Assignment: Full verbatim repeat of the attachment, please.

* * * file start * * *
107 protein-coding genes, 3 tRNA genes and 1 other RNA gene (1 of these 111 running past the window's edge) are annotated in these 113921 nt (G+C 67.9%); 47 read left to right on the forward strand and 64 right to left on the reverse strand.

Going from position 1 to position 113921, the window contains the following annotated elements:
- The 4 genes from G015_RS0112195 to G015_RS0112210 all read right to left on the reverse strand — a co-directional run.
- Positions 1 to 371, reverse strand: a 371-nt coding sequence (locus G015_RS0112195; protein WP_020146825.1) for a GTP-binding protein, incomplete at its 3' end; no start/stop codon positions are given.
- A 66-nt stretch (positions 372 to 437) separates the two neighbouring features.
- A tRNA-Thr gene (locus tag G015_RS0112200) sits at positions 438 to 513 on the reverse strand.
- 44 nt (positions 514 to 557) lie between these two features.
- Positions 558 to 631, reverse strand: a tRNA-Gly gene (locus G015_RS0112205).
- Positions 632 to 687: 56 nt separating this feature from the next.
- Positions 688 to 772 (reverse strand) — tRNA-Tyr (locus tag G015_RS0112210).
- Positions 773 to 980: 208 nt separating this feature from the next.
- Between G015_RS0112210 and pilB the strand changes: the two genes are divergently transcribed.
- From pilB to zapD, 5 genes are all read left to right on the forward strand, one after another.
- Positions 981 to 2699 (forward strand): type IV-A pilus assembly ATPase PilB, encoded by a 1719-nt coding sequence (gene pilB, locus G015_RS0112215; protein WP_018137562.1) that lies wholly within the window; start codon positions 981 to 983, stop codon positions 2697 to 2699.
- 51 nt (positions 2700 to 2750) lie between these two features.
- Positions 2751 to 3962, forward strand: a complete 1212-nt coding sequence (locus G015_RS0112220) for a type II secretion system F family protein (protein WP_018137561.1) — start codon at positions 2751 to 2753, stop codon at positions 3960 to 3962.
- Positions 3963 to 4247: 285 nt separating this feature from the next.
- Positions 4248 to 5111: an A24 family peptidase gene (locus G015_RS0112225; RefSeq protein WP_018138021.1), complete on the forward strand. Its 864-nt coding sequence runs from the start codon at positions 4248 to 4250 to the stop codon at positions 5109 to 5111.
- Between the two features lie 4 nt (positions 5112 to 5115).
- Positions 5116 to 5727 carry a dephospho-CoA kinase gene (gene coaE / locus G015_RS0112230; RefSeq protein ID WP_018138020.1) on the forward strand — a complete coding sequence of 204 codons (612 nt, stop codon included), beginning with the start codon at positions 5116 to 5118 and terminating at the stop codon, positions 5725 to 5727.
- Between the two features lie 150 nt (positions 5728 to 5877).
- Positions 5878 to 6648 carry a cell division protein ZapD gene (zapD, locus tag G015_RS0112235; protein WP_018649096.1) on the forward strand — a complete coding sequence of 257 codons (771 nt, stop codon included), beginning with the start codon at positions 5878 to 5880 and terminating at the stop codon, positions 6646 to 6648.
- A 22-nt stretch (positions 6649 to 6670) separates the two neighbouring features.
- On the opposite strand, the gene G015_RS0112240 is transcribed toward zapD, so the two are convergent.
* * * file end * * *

107 protein-coding genes, 3 tRNA genes and 1 other RNA gene (1 of these 111 running past the window's edge) are annotated in these 113921 nt (G+C 67.9%); 47 read left to right on the forward strand and 64 right to left on the reverse strand.

Going from position 1 to position 113921, the window contains the following annotated elements:
- The 4 genes from G015_RS0112195 to G015_RS0112210 all read right to left on the reverse strand — a co-directional run.
- Positions 1 to 371, reverse strand: a 371-nt coding sequence (locus G015_RS0112195; protein WP_020146825.1) for a GTP-binding protein, incomplete at its 3' end; no start/stop codon positions are given.
- A 66-nt stretch (positions 372 to 437) separates the two neighbouring features.
- A tRNA-Thr gene (locus tag G015_RS0112200) sits at positions 438 to 513 on the reverse strand.
- 44 nt (positions 514 to 557) lie between these two features.
- Positions 558 to 631, reverse strand: a tRNA-Gly gene (locus G015_RS0112205).
- Positions 632 to 687: 56 nt separating this feature from the next.
- Positions 688 to 772 (reverse strand) — tRNA-Tyr (locus tag G015_RS0112210).
- Positions 773 to 980: 208 nt separating this feature from the next.
- Between G015_RS0112210 and pilB the strand changes: the two genes are divergently transcribed.
- From pilB to zapD, 5 genes are all read left to right on the forward strand, one after another.
- Positions 981 to 2699 (forward strand): type IV-A pilus assembly ATPase PilB, encoded by a 1719-nt coding sequence (gene pilB, locus G015_RS0112215; protein WP_018137562.1) that lies wholly within the window; start codon positions 981 to 983, stop codon positions 2697 to 2699.
- 51 nt (positions 2700 to 2750) lie between these two features.
- Positions 2751 to 3962, forward strand: a complete 1212-nt coding sequence (locus G015_RS0112220) for a type II secretion system F family protein (protein WP_018137561.1) — start codon at positions 2751 to 2753, stop codon at positions 3960 to 3962.
- Positions 3963 to 4247: 285 nt separating this feature from the next.
- Positions 4248 to 5111: an A24 family peptidase gene (locus G015_RS0112225; RefSeq protein WP_018138021.1), complete on the forward strand. Its 864-nt coding sequence runs from the start codon at positions 4248 to 4250 to the stop codon at positions 5109 to 5111.
- Between the two features lie 4 nt (positions 5112 to 5115).
- Positions 5116 to 5727 carry a dephospho-CoA kinase gene (gene coaE / locus G015_RS0112230; RefSeq protein ID WP_018138020.1) on the forward strand — a complete coding sequence of 204 codons (612 nt, stop codon included), beginning with the start codon at positions 5116 to 5118 and terminating at the stop codon, positions 5725 to 5727.
- Between the two features lie 150 nt (positions 5728 to 5877).
- Positions 5878 to 6648 carry a cell division protein ZapD gene (zapD, locus tag G015_RS0112235; protein WP_018649096.1) on the forward strand — a complete coding sequence of 257 codons (771 nt, stop codon included), beginning with the start codon at positions 5878 to 5880 and terminating at the stop codon, positions 6646 to 6648.
- A 22-nt stretch (positions 6649 to 6670) separates the two neighbouring features.
- On the opposite strand, the gene G015_RS0112240 is transcribed toward zapD, so the two are convergent.